Now restart the MySQL process.

master ~ $ sudo service mysqld restart
Stopping mysqld:                                           [  OK  ]
Starting mysqld:                                           [  OK  ]

Now verify that the plugin is enabled. rpl_semi_sync_master_enabled should be ON

master ~ $ mysql -u root
mysql> SHOW VARIABLES LIKE "Rpl_semi_sync_master_%";
+------------------------------------+-------+
| Variable_name                      | Value |
+------------------------------------+-------+
| rpl_semi_sync_master_enabled       | ON    |
| rpl_semi_sync_master_timeout       | 10000 |
| rpl_semi_sync_master_trace_level   | 32    |
| rpl_semi_sync_master_wait_no_slave | ON    |
+------------------------------------+-------+
4 rows in set (0.00 sec)

Check the plugin's status.

Rpl_semi_sync_master_status should be ON, indicating that the plugin is ready.

Rpl_semi_sync_master_clients should be 0, indicating that no replication slaves reported their support for semi-synchronous replication when they connected.

mysql> show status like "rpl_semi_sync%";
+--------------------------------------------+-------+
| Variable_name                              | Value |
+--------------------------------------------+-------+
| Rpl_semi_sync_master_clients               | 0     |
| Rpl_semi_sync_master_net_avg_wait_time     | 0     |
| Rpl_semi_sync_master_net_wait_time         | 0     |
| Rpl_semi_sync_master_net_waits             | 0     |
| Rpl_semi_sync_master_no_times              | 0     |
| Rpl_semi_sync_master_no_tx                 | 0     |
| Rpl_semi_sync_master_status                | ON    |
| Rpl_semi_sync_master_timefunc_failures     | 0     |
| Rpl_semi_sync_master_tx_avg_wait_time      | 0     |
| Rpl_semi_sync_master_tx_wait_time          | 0     |
| Rpl_semi_sync_master_tx_waits              | 0     |
| Rpl_semi_sync_master_wait_pos_backtraverse | 0     |
| Rpl_semi_sync_master_wait_sessions         | 0     |
| Rpl_semi_sync_master_yes_tx                | 0     |
+--------------------------------------------+-------+
14 rows in set (0.00 sec)
After this step is completed:
  1. On the Master, SHOW PLUGINS includes rpl_semi_sync_master
  2. On the Master, /etc/my.cnf sets rpl_semi_sync_master_enabled to 1
  3. On the Master, the MySQL variable rpl_semi_sync_master_enabled has value ON
  4. On the Master, SHOW STATUS shows Rpl_semi_sync_master_status is ON
Configure the Slave for Semi-Sync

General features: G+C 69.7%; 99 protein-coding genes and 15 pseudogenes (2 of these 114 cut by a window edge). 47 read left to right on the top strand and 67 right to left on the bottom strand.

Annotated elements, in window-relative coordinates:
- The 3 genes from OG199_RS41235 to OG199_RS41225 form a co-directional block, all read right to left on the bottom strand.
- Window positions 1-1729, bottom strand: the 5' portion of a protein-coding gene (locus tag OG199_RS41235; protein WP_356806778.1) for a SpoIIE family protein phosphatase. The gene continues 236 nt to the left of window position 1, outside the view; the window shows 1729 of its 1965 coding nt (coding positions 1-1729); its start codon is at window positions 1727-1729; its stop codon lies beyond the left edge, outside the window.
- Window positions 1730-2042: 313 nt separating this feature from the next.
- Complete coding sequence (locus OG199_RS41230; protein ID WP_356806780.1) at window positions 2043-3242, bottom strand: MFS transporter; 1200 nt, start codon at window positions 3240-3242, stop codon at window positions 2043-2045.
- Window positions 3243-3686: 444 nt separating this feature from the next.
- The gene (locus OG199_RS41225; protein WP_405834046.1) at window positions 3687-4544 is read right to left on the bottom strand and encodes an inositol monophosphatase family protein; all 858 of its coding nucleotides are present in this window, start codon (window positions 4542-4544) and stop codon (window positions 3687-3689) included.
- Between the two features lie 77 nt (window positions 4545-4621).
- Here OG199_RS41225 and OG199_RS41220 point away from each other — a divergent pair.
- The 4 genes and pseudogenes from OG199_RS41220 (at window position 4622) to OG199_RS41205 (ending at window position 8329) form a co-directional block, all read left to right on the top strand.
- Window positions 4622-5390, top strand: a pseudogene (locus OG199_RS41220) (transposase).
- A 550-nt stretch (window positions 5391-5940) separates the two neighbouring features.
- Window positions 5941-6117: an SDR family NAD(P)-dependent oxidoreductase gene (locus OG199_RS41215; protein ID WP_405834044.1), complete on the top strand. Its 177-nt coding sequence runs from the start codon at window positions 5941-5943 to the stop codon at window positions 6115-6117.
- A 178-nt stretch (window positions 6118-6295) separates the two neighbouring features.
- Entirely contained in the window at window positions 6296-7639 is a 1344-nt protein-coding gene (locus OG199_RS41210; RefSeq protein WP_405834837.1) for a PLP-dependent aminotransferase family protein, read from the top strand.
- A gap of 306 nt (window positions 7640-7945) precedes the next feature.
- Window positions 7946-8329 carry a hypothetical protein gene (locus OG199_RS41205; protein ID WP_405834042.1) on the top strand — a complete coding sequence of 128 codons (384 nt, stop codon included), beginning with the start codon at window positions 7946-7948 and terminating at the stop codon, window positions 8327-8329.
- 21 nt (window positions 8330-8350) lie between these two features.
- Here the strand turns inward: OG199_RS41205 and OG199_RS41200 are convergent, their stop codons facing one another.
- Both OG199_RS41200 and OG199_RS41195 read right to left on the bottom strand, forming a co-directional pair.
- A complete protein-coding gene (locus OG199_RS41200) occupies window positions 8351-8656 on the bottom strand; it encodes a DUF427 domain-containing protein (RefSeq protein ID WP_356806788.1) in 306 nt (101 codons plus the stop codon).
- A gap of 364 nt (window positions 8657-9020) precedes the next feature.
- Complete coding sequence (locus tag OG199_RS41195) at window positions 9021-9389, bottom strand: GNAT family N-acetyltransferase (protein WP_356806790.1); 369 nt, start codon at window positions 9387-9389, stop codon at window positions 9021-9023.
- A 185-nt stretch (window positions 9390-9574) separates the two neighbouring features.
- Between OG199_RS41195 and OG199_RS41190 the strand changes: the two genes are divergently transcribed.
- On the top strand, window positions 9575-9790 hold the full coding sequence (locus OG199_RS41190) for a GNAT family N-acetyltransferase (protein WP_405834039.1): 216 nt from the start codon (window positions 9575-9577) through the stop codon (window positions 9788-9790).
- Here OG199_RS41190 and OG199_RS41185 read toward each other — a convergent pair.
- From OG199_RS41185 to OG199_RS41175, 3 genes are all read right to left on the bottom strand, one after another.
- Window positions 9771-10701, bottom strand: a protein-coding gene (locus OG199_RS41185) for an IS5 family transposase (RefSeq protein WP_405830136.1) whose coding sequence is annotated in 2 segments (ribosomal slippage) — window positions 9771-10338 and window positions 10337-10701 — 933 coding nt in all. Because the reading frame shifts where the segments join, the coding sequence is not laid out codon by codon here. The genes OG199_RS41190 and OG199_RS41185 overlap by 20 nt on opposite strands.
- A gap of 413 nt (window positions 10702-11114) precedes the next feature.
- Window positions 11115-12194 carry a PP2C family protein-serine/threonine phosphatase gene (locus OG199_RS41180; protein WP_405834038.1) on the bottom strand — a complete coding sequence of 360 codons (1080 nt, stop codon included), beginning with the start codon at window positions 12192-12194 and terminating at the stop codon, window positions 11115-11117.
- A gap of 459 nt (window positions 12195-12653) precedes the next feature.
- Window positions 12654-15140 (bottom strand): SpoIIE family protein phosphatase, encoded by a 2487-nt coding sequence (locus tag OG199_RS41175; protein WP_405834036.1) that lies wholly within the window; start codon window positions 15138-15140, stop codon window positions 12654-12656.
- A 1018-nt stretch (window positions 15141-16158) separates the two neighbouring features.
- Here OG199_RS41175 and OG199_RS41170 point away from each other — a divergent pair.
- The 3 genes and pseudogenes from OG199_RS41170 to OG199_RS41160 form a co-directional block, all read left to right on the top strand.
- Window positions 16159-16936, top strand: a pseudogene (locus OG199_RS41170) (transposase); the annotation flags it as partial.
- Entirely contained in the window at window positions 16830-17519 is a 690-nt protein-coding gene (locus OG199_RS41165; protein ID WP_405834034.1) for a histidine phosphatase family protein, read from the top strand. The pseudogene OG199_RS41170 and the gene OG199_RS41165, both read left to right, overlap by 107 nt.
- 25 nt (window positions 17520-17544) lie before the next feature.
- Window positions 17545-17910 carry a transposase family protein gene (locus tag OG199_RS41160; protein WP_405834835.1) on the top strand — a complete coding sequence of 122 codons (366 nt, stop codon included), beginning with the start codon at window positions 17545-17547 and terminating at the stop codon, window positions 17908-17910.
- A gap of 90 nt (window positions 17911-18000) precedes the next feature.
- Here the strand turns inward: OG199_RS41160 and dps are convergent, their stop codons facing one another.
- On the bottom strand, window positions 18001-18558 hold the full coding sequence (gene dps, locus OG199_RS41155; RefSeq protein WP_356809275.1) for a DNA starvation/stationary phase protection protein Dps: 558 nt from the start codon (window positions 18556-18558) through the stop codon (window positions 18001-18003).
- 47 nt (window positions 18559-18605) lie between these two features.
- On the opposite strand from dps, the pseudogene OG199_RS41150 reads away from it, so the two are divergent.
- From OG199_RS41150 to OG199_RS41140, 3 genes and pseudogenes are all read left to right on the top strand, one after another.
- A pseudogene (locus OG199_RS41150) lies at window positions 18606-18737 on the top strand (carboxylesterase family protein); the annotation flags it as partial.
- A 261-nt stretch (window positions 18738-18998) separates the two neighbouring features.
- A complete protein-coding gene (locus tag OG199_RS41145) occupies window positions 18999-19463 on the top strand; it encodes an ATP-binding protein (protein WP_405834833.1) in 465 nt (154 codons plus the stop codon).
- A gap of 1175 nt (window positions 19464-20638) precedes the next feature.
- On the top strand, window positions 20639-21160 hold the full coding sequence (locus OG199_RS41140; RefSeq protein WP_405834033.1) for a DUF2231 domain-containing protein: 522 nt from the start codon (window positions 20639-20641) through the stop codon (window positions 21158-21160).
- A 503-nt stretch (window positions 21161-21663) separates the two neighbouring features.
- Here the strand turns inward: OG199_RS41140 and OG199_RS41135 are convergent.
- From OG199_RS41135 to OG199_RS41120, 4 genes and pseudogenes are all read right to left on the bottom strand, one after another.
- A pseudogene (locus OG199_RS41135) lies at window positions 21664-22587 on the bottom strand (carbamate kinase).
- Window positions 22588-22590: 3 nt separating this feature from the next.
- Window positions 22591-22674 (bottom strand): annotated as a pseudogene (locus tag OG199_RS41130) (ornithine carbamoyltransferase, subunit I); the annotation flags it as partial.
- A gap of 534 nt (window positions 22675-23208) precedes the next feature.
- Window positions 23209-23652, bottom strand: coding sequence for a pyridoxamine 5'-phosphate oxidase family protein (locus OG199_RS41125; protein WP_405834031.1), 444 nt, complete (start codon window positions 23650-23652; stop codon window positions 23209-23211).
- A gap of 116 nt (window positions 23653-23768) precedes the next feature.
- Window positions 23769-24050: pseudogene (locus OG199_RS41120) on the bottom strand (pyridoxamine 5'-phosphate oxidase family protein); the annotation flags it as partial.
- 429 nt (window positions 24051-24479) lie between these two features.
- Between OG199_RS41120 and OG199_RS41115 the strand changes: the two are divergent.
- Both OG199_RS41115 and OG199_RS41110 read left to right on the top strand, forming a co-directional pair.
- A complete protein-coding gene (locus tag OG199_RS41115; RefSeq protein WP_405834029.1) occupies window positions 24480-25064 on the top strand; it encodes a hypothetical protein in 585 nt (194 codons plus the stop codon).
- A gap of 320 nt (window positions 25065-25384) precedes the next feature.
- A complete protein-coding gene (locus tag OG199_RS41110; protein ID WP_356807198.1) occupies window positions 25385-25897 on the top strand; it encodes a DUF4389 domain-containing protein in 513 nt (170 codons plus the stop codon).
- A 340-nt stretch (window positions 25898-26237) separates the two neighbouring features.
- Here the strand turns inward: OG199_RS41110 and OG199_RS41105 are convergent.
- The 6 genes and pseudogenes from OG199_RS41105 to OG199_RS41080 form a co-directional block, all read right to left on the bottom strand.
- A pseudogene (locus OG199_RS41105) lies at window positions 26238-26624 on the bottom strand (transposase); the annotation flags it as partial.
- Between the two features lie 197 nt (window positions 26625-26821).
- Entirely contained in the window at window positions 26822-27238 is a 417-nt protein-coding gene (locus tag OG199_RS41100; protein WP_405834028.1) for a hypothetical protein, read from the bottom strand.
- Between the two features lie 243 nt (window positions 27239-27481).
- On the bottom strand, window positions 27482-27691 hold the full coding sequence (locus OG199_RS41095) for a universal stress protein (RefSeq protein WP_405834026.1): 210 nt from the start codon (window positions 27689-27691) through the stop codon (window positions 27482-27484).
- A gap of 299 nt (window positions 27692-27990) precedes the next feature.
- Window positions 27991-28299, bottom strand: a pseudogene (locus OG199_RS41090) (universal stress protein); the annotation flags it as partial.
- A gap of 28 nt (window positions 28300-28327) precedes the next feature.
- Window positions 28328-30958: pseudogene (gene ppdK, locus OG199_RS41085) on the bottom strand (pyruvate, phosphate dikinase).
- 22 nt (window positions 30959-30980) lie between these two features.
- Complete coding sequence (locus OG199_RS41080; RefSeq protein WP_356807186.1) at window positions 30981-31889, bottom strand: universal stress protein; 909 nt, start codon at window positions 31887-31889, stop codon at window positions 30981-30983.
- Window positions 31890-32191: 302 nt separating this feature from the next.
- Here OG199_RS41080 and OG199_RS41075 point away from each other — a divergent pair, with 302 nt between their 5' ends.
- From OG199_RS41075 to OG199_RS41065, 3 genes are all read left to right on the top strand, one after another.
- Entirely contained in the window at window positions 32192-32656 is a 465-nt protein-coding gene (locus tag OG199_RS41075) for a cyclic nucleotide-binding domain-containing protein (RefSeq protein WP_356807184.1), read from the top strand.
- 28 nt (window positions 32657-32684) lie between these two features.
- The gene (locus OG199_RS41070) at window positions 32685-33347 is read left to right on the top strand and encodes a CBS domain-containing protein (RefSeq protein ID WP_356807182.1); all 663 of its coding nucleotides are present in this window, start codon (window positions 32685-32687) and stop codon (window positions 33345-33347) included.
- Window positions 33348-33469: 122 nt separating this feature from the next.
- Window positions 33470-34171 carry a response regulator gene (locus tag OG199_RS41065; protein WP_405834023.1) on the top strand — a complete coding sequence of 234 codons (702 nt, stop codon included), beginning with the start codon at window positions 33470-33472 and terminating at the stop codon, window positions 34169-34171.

On the Slave, install the semi-synchronous slave replication plugin.

Please note, this is a slightly different plugin (appropriate to slaves) and settings than you just applied on the Master.

mysql> INSTALL PLUGIN rpl_semi_sync_slave SONAME 'semisync_slave.so';
Query OK, 0 rows affected (0.00 sec)

Now enable the plugin by editing /etc/my.cnf

mysql> exit
Bye
slave ~ $ sudoedit /etc/my.cnf

And inserting this line after [mysqld]

/etc/my.cnf
[mysqld] rpl_semi_sync_slave_enabled = 1 relay_log = mysql-relay-bin log_slave_updates = 1 log_bin = mysql-bin server_id = 20 ......some content not shown

Now restart the MySQL process.

slave ~ $ sudo service mysqld restart
Stopping mysqld:                                           [  OK  ]
Starting mysqld:                                           [  OK  ]

Now verify that the plugin is enabled. rpl_semi_sync_slave_enabled should be ON

slave ~ $ mysql -u root

mysql> SHOW VARIABLES LIKE "Rpl_semi_sync_slave_%";
+---------------------------------+-------+
| Variable_name                   | Value |
+---------------------------------+-------+
| rpl_semi_sync_slave_enabled     | ON    |
| rpl_semi_sync_slave_trace_level | 32    |
+---------------------------------+-------+
2 rows in set (0.00 sec)

Check the plugin's status. Rpl_semi_sync_slave_status should be ON

mysql> show status like "rpl_semi_sync%";
+----------------------------+-------+
| Variable_name              | Value |
+----------------------------+-------+
| Rpl_semi_sync_slave_status | ON    |
+----------------------------+-------+
1 row in set (0.00 sec)
After this step is completed:
  1. On the Slave, SHOW PLUGINS includes rpl_semi_sync_slave
  2. On the Slave, /etc/my.cnf sets rpl_semi_sync_slave_enabled to 1
  3. On the Slave, the MySQL variable rpl_semi_sync_slave_enabled has value ON
  4. On the Slave, SHOW STATUS shows Rpl_semi_sync_slave_status is ON
Verify that the Master is Replicating Semi-Synchronously

On the Master, verify that Rpl_semi_sync_master_clients is 1. When the Slave re-connected to the Master in Step 4, it reported that it was semi-synchronous capable.

mysql> show status like "rpl_semi_sync%";
+--------------------------------------------+-------+
| Variable_name                              | Value |
+--------------------------------------------+-------+